She was born on December 10 th , 1830 in Amherst, Massachusetts. She lived a private life, and her closest acquaintance was her younger sister, Lavinia. She only published some of her poems during her lifetime. After her death in 1886, her sister found about 597 of her poems and had them published into a book called The Complete Poems of Emily Dickinson .
There is another sky, Ever serene and fair, And there is another sunshine, Though it be darkness there; Never mind faded forests, Austin, Never mind silent fields - Here is a little forest, Whose leaf is ever green; Here is a brighter garden, Where not a frost has been; In its unfading flowers I hear the bright bee hum: Prithee, my brother, Into my garden come!
I'm Nobody! Who are you? Are you -- Nobody -- Too? Then there's a pair of us! Don't tell! they'd advertise -- you know! How dreary -- to be -- Somebody! How public -- like a Frog -- To tell one's name -- the livelong June -- To an admiring Bog!
Because I could not stop for Death by Emily Dickinson
Because I could not stop for Death He kindly stopped for me The Carriage held but just Ourselves And Immortality. We slowly drove, he knew no haste And I had put away My labor and my leisure too, For his civility. We passed the School, where Children strove At recess in the ring We passed the fields of gazing grain We passed the setting sun. Or rather, he passed us The dews drew quivering and chill For only Gossamer, my gown My tippet only tulle. We paused before a house that seemed A swelling of the GROUND The roof was scarcely visible The cornice in the ground. Since then 'tis centuries and yet Feels shorter than the DAY I first surmised the horses' heads Were toward eternity.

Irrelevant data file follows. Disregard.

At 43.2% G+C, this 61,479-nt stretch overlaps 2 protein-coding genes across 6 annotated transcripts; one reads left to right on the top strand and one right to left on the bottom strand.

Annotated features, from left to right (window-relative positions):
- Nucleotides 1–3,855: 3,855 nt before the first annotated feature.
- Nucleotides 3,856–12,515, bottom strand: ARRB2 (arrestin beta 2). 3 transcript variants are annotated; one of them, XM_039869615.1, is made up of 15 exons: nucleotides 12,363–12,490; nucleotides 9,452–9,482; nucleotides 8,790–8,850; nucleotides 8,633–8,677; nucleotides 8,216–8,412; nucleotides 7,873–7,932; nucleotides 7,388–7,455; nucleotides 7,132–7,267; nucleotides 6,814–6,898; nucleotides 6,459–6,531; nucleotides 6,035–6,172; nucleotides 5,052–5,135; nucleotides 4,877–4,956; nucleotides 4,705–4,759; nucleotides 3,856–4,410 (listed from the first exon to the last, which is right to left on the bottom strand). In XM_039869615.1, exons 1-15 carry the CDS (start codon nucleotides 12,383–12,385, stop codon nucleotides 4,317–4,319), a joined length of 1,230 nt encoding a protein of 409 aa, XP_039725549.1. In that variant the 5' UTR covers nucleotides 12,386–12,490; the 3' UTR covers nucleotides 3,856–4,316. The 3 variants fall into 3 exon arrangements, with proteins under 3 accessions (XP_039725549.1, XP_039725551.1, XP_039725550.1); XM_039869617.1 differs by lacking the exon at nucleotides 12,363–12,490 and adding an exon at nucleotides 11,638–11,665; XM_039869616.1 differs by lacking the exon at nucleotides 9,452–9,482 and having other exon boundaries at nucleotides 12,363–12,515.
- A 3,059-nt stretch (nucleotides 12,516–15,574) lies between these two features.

Nobody knows this little Rose -- It might a pilgrim be Did I not take it from the ways And lift it up to thee. Only a Bee will miss it -- Only a Butterfly, Hastening from far journey -- On its breast to lie -- Only a Bird will wonder -- Only a Breeze will sigh -- Ah Little Rose -- how easy For such as thee to die!
I started Early -- Took my Dog -- by Emily Dickinson
I started Early -- Took my Dog -- And visited the Sea -- The Mermaids in the Basement Came out to look at me -- And Frigates -- in the Upper Floor Extended Hempen Hands -- Presuming Me to be a Mouse -- Aground -- upon the Sands -- But no Man moved Me -- till the Tide Went past my simple Shoe -- And past my Apron -- and my Belt -- And past my Bodice -- too -- And made as He would eat me up -- As wholly as a Dew Upon a Dandelion's Sleeve -- And then -- I started -- too -- And He -- He followed -- close behind -- I felt his Silver Heel Upon my Ankle -- Then my Shoes Would overflow with Pearl -- Until We met the Solid Town -- No One He seemed to know -- And bowing -- with a Mighty look -- At me -- The Sea withdrew --